The Flegel Center has been deemed safe by a licensed lead-safe contractor and is ready for Umpqua Community College students to move into their new home.

Douglas Moore, owner and operator of Douglas International, was hired to do industrial hygiene work on the Flegel Center, which included working with contractors as well as testing and monitoring.

Moore was contacted by general contractor Guion Randol at the request of the property owner, Sweetwater Trust. The college has a three-year contract to lease the former armory in downtown Roseburg.

Moore has been a licensed lead-safe contractor since 1992, which means he is certified in removing lead. He helped establish a plan to clean up and mitigate the lead dust found in the original sample, as well as conduct further testing.

The final samples were below the Housing and Urban Development threshold of 10 micrograms per square foot, which is the new standard set less than two years ago by the organization.

When asked if he would feel safe living in the building, Moore answered an emphatic yes. He then added, “I have a 10-year-old grandson. Hopefully, he’ll want to grow up and play baseball.”

The former armory, which was used from 1914 until 1977, will house out-of-district male students, most of whom play sports at the college.

The Oregon Military Department closed indoor firing ranges at Oregon armories in 2014 due to lead dust contamination. The Flegel Center had a firing range in the basement.

Students were originally scheduled to move in on Oct. 15, which was delayed by ongoing construction at the site as well as the testing for lead dust contamination.

According to an email from the Oregon Health Authority’s environmental health specialist, Ben Maynard, removing the lead dust particles was not required by law but was recommended.

“This recommendation is based on the fact that kids — although over the age range defining a child-occupied facility in the rule — will be using the facility,” Maynard wrote.

“This is not the first location where this type of work has been performed,” Moore said. He added that Pacific Environmental Group, the company hired to remove the lead, went above and beyond the national standards in lead abatement.

He noted they more closely followed the stricter guidelines set for asbestos abatement.

“The folks that did the work here (Pacific Environmental Group) came from the asbestos industry,” Moore said. “The asbestos has some components attached to it that are a step above in regiment to what the Oregon Health Authority requires.”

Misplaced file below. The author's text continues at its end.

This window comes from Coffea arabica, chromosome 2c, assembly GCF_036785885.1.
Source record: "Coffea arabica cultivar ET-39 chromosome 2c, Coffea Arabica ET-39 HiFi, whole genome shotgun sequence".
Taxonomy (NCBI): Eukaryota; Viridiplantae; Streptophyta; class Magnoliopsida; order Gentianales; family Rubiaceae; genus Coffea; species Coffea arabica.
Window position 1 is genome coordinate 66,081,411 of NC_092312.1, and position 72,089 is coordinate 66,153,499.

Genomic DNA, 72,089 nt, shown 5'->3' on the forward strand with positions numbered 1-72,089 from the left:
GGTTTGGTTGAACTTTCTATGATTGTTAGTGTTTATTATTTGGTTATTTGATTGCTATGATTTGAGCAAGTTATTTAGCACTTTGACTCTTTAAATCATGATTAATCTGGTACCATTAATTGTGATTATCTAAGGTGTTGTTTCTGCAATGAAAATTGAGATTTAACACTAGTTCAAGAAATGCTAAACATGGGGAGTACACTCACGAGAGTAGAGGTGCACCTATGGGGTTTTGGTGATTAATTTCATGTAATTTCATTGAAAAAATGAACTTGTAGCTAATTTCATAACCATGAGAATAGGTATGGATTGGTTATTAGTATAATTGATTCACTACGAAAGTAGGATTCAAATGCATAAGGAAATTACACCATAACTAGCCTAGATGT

Moore said in the three areas that were treated, the floors and openings were covered with sheeting and high-efficiency particulate air devices were used constantly to trap toxins and filter the air. The walls and floors were then cleaned with a heavy-duty cleaner, trisodium phosphate, several times.

The areas were regulated, the workers inside the building were lead trained under the Environment Protection Agency’s lead renovation, repair and painting rule guidelines, and there were two supervisors on staff that were trained through the Oregon Health Authority.

“Rather than handling it like a painting project, where you’d scrape everything loose and sweep it up by the end of the day, all the waste accumulated was containerized as soon as it was generated,” Moore said.

A previous press release sent out by the college mentioned that lead dust had been found in two small storage rooms, which had been deemed as non-living quarters.

Moore said traces of lead were found in the gymnasium during additional sampling.

“The gymnasium was the largest of the areas where work took place,” Moore said. “The other spaces were relatively contained.”

Moore said it was his professional opinion that the lead dust throughout the building came from lead paint.

UCC Athletic Director Craig Jackson confirmed that students will be able to move into the Flegel Center in downtown Roseburg by Dec. 1.

“We’re building some furniture, getting rooms set up, doing carpet cleaning, moving appliances in, connecting those sorts of things,” Randol said. “We’re just trying to clean up and aesthetics sort of things.”

Sanne Godfrey can be reached at or 541-957-4203. Follow her on Twitter @sannegodfrey.

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